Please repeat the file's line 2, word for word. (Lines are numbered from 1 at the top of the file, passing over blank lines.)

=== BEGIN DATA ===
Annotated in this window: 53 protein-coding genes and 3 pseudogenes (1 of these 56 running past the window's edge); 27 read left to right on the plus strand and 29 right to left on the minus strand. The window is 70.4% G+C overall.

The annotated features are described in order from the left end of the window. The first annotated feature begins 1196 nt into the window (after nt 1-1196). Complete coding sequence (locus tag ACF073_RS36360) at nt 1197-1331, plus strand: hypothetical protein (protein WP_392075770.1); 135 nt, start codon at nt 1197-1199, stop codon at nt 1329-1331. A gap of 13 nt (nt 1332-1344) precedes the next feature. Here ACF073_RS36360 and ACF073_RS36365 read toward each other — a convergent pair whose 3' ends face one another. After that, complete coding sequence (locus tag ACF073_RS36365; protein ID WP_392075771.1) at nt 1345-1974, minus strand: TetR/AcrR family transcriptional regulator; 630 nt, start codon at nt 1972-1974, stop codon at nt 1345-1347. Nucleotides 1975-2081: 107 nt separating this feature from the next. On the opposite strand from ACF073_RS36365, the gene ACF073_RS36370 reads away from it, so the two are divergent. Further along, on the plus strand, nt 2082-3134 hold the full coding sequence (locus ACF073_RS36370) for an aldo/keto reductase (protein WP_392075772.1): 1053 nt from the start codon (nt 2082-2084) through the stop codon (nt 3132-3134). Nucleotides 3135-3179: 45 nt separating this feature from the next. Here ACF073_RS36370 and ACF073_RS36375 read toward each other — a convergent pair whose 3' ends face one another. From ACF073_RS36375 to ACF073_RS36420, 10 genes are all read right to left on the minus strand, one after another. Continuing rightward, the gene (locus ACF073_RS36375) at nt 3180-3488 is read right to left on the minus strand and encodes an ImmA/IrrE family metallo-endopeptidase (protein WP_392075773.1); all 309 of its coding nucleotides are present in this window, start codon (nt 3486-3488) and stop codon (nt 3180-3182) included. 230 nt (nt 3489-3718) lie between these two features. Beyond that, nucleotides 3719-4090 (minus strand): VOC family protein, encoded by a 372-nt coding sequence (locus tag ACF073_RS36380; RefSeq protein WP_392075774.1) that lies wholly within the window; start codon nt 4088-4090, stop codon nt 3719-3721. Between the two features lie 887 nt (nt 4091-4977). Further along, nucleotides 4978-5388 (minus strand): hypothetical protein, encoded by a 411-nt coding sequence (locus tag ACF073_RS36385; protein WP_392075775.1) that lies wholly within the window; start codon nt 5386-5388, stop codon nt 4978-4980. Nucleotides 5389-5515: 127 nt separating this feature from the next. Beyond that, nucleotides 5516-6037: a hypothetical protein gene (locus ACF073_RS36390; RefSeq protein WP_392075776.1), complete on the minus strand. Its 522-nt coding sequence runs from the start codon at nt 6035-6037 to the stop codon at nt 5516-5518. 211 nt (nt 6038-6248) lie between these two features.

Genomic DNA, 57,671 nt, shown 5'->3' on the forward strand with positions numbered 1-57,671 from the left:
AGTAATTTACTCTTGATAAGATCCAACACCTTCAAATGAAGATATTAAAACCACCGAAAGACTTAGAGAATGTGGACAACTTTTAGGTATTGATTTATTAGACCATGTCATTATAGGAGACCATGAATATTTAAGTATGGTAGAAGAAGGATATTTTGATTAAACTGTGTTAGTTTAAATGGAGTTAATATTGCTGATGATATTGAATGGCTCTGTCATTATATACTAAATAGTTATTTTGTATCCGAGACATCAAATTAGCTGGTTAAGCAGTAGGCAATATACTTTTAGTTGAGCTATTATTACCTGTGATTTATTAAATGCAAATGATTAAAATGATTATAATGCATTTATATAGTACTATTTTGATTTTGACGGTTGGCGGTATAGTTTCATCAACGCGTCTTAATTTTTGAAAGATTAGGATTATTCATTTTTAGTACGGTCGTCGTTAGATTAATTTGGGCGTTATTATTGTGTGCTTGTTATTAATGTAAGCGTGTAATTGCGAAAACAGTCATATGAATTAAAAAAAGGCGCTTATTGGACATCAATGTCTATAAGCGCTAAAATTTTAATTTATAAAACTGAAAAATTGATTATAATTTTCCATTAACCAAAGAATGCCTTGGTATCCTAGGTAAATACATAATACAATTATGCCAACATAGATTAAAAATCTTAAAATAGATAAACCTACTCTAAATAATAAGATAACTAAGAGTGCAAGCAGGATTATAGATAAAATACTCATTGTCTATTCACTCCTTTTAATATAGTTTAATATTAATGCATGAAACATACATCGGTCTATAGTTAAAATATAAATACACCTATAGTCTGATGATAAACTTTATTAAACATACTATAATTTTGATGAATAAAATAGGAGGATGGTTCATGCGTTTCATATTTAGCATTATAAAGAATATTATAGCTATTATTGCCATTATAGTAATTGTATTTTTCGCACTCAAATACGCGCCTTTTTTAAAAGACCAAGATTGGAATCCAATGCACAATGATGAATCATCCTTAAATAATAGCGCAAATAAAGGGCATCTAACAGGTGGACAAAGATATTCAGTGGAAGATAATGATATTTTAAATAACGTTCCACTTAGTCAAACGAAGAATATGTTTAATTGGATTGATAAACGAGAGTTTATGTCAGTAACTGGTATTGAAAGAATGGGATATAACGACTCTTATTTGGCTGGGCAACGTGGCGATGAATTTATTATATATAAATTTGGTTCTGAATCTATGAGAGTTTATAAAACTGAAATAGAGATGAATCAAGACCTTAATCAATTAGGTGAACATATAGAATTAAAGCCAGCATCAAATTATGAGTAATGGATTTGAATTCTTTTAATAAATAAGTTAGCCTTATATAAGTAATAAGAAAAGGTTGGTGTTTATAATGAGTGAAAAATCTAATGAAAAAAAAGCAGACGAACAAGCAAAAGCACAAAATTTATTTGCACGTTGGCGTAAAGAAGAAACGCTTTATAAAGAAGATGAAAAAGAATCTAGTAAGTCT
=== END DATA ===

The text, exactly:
The annotated features are described in order from the left end of the window. The first annotated feature begins 1196 nt into the window (after nt 1-1196). Complete coding sequence (locus tag ACF073_RS36360) at nt 1197-1331, plus strand: hypothetical protein (protein WP_392075770.1); 135 nt, start codon at nt 1197-1199, stop codon at nt 1329-1331. A gap of 13 nt (nt 1332-1344) precedes the next feature. Here ACF073_RS36360 and ACF073_RS36365 read toward each other — a convergent pair whose 3' ends face one another. After that, complete coding sequence (locus tag ACF073_RS36365; protein ID WP_392075771.1) at nt 1345-1974, minus strand: TetR/AcrR family transcriptional regulator; 630 nt, start codon at nt 1972-1974, stop codon at nt 1345-1347. Nucleotides 1975-2081: 107 nt separating this feature from the next. On the opposite strand from ACF073_RS36365, the gene ACF073_RS36370 reads away from it, so the two are divergent. Further along, on the plus strand, nt 2082-3134 hold the full coding sequence (locus ACF073_RS36370) for an aldo/keto reductase (protein WP_392075772.1): 1053 nt from the start codon (nt 2082-2084) through the stop codon (nt 3132-3134). Nucleotides 3135-3179: 45 nt separating this feature from the next. Here ACF073_RS36370 and ACF073_RS36375 read toward each other — a convergent pair whose 3' ends face one another. From ACF073_RS36375 to ACF073_RS36420, 10 genes are all read right to left on the minus strand, one after another. Continuing rightward, the gene (locus ACF073_RS36375) at nt 3180-3488 is read right to left on the minus strand and encodes an ImmA/IrrE family metallo-endopeptidase (protein WP_392075773.1); all 309 of its coding nucleotides are present in this window, start codon (nt 3486-3488) and stop codon (nt 3180-3182) included. 230 nt (nt 3489-3718) lie between these two features. Beyond that, nucleotides 3719-4090 (minus strand): VOC family protein, encoded by a 372-nt coding sequence (locus tag ACF073_RS36380; RefSeq protein WP_392075774.1) that lies wholly within the window; start codon nt 4088-4090, stop codon nt 3719-3721. Between the two features lie 887 nt (nt 4091-4977). Further along, nucleotides 4978-5388 (minus strand): hypothetical protein, encoded by a 411-nt coding sequence (locus tag ACF073_RS36385; protein WP_392075775.1) that lies wholly within the window; start codon nt 5386-5388, stop codon nt 4978-4980. Nucleotides 5389-5515: 127 nt separating this feature from the next. Beyond that, nucleotides 5516-6037: a hypothetical protein gene (locus ACF073_RS36390; RefSeq protein WP_392075776.1), complete on the minus strand. Its 522-nt coding sequence runs from the start codon at nt 6035-6037 to the stop codon at nt 5516-5518. 211 nt (nt 6038-6248) lie between these two features.